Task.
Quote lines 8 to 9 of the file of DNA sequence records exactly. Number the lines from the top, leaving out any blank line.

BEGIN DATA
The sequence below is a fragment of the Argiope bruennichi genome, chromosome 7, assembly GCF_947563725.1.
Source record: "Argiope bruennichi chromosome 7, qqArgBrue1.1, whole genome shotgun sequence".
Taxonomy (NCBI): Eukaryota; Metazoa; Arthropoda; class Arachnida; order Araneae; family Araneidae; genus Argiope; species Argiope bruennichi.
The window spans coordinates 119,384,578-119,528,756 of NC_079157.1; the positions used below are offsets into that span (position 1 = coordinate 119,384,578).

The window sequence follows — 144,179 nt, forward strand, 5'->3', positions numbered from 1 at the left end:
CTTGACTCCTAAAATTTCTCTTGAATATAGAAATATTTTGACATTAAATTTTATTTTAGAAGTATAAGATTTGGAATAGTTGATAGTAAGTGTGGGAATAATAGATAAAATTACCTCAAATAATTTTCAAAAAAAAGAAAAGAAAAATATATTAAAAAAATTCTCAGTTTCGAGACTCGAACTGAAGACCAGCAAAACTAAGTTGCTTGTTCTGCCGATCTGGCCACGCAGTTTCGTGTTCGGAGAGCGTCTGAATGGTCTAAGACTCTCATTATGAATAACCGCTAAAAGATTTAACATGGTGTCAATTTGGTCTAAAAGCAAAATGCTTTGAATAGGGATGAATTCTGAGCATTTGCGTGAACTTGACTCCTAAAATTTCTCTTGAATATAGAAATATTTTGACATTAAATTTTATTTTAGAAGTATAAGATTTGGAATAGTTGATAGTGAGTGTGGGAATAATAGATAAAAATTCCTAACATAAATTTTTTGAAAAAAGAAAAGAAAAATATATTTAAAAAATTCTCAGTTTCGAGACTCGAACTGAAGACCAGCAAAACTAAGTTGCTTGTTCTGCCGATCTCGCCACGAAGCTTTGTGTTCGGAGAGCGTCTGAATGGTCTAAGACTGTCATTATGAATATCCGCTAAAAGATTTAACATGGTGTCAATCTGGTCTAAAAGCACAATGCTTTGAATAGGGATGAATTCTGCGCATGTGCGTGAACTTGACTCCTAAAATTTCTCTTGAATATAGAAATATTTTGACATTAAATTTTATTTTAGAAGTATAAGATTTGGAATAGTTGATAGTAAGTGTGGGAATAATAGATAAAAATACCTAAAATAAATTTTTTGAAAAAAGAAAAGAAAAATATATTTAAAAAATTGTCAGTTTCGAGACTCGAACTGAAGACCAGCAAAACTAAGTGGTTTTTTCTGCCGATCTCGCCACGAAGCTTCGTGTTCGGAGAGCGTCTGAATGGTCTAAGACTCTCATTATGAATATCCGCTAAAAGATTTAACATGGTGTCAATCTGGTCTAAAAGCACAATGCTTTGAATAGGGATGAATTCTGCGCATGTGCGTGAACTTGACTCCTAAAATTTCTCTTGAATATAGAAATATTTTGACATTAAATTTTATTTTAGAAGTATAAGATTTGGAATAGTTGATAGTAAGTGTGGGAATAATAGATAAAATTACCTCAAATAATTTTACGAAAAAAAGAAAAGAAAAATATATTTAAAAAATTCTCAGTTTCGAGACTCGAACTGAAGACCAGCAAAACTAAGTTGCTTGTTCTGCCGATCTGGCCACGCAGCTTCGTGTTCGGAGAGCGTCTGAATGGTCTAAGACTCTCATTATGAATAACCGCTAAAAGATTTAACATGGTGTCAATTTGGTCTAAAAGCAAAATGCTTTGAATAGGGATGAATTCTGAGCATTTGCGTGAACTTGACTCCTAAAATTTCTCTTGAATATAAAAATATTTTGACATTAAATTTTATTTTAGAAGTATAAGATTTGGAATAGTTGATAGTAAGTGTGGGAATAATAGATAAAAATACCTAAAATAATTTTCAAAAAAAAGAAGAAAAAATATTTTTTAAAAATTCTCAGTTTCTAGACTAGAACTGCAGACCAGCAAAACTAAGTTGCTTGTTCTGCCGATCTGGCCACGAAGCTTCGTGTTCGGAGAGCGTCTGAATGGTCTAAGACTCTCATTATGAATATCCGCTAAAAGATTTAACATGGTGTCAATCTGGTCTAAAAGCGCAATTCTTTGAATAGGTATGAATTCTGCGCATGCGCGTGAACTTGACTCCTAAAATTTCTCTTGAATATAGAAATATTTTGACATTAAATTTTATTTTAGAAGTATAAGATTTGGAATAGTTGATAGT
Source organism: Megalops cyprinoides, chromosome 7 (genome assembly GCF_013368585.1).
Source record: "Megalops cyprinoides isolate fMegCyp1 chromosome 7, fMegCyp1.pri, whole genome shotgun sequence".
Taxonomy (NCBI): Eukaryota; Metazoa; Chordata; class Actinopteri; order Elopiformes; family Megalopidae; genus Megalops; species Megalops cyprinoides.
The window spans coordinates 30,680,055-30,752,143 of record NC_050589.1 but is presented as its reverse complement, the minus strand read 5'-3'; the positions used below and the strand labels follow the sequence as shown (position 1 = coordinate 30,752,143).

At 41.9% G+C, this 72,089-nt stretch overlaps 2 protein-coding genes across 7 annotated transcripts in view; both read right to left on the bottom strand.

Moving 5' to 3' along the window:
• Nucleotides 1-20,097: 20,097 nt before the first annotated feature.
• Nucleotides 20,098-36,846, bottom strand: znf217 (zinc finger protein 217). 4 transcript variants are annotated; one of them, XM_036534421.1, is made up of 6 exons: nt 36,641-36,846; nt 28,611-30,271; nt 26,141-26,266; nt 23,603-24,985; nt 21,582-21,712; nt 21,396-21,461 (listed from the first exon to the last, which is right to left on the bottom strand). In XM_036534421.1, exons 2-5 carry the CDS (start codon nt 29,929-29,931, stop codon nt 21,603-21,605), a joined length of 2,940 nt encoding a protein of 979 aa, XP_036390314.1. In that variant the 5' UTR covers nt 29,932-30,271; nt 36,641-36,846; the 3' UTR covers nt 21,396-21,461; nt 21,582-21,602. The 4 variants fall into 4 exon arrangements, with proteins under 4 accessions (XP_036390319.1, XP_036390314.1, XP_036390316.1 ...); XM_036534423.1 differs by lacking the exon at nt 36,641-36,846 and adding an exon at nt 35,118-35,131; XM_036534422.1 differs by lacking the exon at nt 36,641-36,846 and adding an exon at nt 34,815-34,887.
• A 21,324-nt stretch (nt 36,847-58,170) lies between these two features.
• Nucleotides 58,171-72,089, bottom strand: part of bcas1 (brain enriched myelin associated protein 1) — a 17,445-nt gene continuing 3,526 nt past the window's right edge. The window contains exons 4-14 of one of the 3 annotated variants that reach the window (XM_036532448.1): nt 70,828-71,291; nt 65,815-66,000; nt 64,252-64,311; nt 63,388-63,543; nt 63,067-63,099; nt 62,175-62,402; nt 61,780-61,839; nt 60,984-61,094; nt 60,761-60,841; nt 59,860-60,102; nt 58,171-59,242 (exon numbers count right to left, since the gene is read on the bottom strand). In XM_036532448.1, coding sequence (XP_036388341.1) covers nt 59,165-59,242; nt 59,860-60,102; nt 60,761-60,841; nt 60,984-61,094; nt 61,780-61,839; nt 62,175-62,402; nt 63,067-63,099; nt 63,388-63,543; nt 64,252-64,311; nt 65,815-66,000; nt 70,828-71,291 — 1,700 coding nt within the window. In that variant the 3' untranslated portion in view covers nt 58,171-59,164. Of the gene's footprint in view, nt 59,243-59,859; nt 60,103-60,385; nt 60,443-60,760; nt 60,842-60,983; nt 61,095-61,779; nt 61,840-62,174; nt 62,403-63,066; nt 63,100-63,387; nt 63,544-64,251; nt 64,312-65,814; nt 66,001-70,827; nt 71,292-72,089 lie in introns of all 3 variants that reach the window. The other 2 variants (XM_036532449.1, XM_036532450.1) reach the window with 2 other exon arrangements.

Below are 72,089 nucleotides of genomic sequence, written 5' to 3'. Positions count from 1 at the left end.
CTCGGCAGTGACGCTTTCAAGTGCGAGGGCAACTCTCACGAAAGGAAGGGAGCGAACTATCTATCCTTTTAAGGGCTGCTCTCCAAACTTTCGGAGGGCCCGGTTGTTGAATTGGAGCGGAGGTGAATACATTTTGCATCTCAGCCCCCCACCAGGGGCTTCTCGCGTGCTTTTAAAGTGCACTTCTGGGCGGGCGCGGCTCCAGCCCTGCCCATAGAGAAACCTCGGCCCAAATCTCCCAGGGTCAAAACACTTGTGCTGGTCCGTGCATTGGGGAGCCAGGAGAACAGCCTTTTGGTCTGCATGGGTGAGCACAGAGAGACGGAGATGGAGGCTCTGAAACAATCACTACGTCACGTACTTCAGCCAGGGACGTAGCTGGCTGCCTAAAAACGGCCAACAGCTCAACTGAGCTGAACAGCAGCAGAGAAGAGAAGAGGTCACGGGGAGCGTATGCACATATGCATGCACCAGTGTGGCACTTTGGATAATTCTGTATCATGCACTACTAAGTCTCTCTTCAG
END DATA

Source record: "Megalops cyprinoides isolate fMegCyp1 chromosome 7, fMegCyp1.pri, whole genome shotgun sequence".
Taxonomy (NCBI): Eukaryota; Metazoa; Chordata; class Actinopteri; order Elopiformes; family Megalopidae; genus Megalops; species Megalops cyprinoides.